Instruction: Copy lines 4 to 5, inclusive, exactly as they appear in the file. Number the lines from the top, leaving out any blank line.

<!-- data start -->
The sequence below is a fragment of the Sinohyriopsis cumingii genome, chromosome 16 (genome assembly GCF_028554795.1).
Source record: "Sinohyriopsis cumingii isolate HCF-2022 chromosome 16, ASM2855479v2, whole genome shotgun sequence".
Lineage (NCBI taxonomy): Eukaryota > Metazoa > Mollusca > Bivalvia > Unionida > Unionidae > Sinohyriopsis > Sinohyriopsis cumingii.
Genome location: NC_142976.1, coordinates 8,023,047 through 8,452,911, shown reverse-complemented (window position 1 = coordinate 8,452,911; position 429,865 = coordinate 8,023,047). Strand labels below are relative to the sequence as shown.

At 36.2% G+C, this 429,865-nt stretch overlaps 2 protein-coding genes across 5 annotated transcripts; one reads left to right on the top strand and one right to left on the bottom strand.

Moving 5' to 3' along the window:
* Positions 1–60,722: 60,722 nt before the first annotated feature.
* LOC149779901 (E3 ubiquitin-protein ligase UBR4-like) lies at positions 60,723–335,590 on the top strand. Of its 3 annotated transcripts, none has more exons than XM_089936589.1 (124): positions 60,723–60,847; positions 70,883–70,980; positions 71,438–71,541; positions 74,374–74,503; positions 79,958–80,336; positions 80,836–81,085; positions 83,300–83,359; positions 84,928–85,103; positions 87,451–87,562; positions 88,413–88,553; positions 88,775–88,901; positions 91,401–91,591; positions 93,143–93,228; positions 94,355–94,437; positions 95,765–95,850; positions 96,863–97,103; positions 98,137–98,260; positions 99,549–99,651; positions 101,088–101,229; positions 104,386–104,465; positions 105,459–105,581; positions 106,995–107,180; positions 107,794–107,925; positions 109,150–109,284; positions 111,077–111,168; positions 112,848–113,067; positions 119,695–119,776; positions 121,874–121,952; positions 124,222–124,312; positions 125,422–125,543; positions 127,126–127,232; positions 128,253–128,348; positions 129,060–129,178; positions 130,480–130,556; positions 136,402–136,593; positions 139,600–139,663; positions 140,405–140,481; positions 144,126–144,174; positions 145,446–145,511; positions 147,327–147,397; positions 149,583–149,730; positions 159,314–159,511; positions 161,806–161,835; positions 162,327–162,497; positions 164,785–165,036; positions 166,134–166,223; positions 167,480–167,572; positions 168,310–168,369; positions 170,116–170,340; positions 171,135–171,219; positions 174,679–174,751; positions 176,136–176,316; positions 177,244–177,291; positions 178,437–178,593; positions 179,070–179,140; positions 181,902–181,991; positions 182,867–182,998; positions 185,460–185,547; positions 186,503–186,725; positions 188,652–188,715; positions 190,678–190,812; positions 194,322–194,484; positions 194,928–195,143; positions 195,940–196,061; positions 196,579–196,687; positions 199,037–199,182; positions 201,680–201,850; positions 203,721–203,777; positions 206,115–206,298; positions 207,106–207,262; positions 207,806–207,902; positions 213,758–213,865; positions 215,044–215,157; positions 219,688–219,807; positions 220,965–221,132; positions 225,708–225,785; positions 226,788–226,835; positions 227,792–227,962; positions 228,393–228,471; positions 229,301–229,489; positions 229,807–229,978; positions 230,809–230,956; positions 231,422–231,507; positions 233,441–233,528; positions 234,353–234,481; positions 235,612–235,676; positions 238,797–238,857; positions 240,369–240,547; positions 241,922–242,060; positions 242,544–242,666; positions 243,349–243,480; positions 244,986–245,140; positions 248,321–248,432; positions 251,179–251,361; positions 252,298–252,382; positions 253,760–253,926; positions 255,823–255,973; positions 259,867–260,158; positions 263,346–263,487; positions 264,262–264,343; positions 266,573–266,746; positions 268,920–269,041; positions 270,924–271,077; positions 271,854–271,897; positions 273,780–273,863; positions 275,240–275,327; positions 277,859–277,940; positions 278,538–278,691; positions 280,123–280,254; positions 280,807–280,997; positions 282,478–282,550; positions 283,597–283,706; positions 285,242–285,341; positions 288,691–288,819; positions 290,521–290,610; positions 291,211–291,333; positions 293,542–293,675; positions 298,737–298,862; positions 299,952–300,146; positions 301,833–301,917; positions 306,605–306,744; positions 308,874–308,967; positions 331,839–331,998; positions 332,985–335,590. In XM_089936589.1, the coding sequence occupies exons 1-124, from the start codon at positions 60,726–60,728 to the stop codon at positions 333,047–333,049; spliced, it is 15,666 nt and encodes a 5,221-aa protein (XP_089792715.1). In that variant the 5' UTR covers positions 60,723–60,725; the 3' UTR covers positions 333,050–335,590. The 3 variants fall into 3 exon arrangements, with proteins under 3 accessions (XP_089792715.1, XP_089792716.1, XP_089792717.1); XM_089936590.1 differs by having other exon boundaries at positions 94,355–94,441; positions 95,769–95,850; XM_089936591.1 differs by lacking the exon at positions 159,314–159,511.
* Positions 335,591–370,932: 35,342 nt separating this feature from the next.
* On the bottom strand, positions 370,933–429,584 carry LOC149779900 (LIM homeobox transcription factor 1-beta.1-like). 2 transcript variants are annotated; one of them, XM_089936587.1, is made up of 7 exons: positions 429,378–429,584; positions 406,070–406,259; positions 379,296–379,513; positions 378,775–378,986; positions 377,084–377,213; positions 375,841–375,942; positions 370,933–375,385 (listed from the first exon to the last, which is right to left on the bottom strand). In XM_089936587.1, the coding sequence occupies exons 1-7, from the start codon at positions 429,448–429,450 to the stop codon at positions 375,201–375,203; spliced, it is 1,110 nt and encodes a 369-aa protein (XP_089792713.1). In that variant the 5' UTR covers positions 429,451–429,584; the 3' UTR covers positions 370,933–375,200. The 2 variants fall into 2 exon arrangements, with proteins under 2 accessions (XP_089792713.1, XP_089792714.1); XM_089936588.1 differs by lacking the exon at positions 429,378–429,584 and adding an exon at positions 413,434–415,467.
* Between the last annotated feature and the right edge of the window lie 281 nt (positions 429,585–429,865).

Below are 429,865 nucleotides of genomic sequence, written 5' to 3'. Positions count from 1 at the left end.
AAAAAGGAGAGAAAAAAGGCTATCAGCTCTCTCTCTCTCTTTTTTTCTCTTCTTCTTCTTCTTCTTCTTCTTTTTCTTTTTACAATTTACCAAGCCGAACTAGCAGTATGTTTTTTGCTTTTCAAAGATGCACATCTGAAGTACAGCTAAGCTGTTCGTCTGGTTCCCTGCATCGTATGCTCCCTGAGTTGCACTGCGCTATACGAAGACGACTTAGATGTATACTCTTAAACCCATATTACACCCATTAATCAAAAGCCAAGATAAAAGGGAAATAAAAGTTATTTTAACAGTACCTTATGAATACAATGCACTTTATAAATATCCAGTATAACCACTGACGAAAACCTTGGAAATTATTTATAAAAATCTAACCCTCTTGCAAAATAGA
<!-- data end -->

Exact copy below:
Genome location: NC_142976.1, coordinates 8,023,047 through 8,452,911, shown reverse-complemented (window position 1 = coordinate 8,452,911; position 429,865 = coordinate 8,023,047). Strand labels below are relative to the sequence as shown.

At 36.2% G+C, this 429,865-nt stretch overlaps 2 protein-coding genes across 5 annotated transcripts; one reads left to right on the top strand and one right to left on the bottom strand.